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Religious

Training in the Christian Life

     If you think of it, in our own homes there are three ways in which our lives are trained. The earliest is discipline. By this, I do not mean punishment. Rather, I speak of structured activities where the youngest member of the family is provided a schedule that gives order to the day. Rising in the morning, bathing, eating meals, napping and playtime are all structured for the baby or young child. A rhythm for each day develops – the child learns fundamental activities for living a full, rich and stimulating life.
      The second is imitation. The child continually observes those who are older – siblings as well as parents. From observation, behavior and speech patterns emerge that imitate those who are older. Though physical characteristics are determined genetically, unique behavioral traits, responses and voice inflections are largely shaped by imitation, both conscious and unconscious.
     Third is inspiration. As loyalty and respect, even admiration, grows within the child for those who are older, so does the desire to honor them with similar life values. The child becomes an adult who desires to emulate the honorable life lived in their presence.
     Training for the Christian life follows a similar pattern. Christian parents make a promise at their child’s baptism to raise the child in a church, a community of faith. Early in the child’s life there is the discipline of going to Sunday school and worship. Much about the worship experience may seem strange. Yet, the regular order of the service, week after week, results in questions that generate learning. Faith is lived before there is understanding.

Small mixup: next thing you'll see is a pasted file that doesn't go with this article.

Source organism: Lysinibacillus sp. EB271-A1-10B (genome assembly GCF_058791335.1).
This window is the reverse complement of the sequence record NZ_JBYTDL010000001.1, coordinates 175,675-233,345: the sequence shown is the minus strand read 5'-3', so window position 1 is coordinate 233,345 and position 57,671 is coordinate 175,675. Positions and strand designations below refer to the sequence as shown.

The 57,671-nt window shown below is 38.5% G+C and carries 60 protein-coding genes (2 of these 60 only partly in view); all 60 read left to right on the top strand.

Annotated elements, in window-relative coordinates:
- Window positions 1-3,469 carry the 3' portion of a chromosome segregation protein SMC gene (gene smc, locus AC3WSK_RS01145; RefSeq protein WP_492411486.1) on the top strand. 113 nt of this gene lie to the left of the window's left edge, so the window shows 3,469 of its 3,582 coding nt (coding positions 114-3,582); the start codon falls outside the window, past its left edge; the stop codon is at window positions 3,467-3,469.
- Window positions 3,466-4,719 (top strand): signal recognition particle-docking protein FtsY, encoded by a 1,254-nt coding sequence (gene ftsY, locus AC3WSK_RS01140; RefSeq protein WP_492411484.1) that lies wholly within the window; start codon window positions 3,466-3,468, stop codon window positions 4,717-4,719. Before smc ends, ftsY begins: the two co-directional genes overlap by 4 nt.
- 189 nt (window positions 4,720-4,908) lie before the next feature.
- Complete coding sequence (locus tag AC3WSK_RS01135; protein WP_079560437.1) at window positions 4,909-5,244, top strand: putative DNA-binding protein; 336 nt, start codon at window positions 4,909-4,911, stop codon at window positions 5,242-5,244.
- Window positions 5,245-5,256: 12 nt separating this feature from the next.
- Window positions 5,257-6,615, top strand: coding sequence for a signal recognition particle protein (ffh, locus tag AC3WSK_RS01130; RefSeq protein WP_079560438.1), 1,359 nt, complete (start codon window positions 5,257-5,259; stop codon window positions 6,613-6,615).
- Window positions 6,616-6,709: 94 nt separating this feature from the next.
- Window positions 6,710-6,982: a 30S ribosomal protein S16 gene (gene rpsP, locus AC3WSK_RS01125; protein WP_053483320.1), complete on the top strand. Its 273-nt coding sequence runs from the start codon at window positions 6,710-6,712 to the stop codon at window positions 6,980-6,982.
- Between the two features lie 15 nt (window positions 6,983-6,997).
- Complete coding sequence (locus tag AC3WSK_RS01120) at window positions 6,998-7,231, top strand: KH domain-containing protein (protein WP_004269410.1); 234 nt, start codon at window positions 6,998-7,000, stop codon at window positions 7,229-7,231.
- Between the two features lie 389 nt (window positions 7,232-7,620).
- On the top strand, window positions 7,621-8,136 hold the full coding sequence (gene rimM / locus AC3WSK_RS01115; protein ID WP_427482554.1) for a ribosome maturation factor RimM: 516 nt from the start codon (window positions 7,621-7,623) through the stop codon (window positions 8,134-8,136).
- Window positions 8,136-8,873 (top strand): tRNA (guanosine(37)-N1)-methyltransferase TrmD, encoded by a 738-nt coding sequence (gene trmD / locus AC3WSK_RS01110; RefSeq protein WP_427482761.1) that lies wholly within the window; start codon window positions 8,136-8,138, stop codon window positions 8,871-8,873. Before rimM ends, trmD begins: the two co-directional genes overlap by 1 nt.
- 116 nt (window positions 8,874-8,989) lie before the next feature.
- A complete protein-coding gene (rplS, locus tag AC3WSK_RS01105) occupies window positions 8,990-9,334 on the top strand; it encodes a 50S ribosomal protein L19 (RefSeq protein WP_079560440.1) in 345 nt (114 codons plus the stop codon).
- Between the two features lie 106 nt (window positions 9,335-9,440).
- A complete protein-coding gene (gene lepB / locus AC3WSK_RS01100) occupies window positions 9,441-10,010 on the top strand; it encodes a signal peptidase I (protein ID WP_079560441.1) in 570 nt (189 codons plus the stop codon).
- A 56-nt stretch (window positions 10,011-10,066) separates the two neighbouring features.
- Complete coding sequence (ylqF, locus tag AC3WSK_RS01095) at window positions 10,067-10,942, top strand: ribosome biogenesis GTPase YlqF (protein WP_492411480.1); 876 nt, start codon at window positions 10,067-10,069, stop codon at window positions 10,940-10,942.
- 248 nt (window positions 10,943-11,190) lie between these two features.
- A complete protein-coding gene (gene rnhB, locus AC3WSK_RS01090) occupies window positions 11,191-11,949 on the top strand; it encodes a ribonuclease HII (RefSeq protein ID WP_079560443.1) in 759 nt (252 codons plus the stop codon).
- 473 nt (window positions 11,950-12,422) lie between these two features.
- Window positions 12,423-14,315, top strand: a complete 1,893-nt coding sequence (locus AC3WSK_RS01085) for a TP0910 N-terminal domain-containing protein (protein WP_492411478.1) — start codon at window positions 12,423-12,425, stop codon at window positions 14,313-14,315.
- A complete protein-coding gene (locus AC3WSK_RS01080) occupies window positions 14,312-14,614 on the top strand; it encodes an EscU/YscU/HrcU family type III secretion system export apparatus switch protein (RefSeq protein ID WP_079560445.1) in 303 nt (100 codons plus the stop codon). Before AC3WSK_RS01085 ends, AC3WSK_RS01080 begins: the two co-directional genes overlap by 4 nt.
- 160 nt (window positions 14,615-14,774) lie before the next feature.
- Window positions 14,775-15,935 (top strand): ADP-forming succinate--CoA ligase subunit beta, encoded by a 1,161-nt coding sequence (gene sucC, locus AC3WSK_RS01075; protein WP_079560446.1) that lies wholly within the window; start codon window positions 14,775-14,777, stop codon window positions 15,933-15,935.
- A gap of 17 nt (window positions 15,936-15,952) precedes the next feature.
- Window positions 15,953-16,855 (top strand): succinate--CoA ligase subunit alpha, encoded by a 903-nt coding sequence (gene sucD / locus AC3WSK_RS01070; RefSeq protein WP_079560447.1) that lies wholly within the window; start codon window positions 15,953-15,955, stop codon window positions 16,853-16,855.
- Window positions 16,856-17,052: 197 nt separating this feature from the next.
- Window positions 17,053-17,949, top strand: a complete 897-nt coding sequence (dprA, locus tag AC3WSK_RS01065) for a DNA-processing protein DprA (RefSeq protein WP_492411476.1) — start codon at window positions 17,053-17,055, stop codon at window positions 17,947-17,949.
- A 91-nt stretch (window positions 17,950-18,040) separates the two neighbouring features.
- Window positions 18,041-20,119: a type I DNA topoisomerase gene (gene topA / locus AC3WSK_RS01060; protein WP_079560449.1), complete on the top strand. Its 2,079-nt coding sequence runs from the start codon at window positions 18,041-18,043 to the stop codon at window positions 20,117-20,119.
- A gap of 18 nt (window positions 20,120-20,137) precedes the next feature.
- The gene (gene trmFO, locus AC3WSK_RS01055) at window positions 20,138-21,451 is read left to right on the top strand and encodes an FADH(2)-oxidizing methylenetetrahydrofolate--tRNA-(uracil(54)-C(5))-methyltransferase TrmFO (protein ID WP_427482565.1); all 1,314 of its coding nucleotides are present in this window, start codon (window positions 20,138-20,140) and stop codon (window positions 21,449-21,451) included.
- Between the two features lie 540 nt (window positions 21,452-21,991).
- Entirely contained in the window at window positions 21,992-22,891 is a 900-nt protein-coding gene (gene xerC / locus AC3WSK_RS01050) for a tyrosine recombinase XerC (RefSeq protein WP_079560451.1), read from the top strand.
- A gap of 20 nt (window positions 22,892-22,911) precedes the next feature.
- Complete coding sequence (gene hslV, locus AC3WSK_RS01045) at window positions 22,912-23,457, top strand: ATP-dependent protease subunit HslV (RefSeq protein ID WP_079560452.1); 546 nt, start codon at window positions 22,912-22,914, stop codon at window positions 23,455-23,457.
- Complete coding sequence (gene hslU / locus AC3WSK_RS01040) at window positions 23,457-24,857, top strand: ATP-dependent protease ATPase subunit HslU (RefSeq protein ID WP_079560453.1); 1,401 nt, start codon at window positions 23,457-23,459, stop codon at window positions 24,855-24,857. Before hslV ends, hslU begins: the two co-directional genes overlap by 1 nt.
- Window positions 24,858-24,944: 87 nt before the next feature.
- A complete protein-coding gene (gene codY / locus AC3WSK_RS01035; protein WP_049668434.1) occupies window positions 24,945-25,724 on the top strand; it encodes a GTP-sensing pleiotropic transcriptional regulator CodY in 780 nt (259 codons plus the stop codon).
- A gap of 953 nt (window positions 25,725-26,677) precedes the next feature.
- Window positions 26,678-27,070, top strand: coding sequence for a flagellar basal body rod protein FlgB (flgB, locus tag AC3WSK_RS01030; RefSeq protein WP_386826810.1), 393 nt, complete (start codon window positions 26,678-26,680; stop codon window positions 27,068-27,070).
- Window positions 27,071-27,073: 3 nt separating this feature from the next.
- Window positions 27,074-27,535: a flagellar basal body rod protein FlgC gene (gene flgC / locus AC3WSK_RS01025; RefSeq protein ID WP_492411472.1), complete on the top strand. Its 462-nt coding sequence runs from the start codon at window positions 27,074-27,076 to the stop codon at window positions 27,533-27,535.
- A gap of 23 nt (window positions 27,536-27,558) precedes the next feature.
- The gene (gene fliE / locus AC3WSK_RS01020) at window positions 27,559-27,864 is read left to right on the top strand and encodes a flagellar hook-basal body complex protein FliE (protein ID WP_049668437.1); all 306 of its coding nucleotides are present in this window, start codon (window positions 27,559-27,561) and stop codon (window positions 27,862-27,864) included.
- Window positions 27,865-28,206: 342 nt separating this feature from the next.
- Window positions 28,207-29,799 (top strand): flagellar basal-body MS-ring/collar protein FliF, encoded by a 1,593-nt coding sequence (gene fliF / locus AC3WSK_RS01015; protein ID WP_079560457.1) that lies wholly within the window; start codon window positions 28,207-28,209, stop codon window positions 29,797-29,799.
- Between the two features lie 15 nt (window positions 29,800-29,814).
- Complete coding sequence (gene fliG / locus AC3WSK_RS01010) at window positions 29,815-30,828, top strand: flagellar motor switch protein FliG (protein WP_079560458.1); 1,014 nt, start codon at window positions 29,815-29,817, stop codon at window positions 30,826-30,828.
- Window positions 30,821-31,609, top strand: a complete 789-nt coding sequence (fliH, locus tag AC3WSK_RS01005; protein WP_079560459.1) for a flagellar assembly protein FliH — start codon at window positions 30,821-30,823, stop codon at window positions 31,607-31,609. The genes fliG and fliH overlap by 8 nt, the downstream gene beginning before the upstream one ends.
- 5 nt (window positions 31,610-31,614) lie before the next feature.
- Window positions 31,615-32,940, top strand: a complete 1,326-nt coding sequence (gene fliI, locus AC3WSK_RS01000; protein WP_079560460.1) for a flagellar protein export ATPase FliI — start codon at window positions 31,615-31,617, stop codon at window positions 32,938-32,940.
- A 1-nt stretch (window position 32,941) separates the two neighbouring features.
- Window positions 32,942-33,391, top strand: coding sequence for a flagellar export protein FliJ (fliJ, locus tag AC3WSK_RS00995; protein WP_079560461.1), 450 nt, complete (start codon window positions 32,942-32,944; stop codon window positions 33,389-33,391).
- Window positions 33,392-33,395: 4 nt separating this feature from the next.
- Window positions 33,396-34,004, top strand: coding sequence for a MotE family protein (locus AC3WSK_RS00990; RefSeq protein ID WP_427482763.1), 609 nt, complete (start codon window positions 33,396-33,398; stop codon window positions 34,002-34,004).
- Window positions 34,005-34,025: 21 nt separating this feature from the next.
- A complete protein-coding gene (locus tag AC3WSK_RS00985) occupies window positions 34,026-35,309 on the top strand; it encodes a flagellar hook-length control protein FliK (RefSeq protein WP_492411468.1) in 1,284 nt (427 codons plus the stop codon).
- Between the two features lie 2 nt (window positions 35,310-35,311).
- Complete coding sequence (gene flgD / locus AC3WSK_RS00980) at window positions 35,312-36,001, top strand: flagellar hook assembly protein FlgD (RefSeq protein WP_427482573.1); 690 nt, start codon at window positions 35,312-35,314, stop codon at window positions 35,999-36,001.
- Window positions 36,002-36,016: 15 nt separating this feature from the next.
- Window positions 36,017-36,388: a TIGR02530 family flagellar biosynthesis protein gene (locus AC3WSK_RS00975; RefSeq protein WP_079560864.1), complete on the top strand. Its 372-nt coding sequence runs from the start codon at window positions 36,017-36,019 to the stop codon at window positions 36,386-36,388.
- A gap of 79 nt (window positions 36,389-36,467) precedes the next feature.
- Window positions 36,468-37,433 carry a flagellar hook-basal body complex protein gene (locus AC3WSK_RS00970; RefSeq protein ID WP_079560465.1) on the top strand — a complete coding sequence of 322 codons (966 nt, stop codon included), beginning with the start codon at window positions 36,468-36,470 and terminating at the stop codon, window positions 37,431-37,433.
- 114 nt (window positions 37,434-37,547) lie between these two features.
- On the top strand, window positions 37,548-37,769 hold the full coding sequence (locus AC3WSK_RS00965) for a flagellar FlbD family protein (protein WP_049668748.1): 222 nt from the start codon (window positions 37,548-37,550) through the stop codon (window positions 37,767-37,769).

Each week, as the child matures, they observe the behavior of others in worship. Imitation ensues. The child learns that worship is a time of deep reverence – they discover that there is present in the movement of worship something sacred and attention is demanded. Slowly, but certainly the child experiences and learns how to worship as a child of God.
     Finally, our children are grown. Confident that we as parents have done what we could – and that the Holy Spirit has been a participant in the process all along – we anticipate that our children will choose weekly worship from a deep place of inspiration. They have observed and experienced something deeply moving and meaningful in the simple act of gathering with others to honor and praise their creator and savior, Jesus Christ. They have been trained well for the Christian life that will sustain them in joys and sorrows, good times and bad. More, they have been provided with guidance for what to do when they welcome their first child.

Joy,

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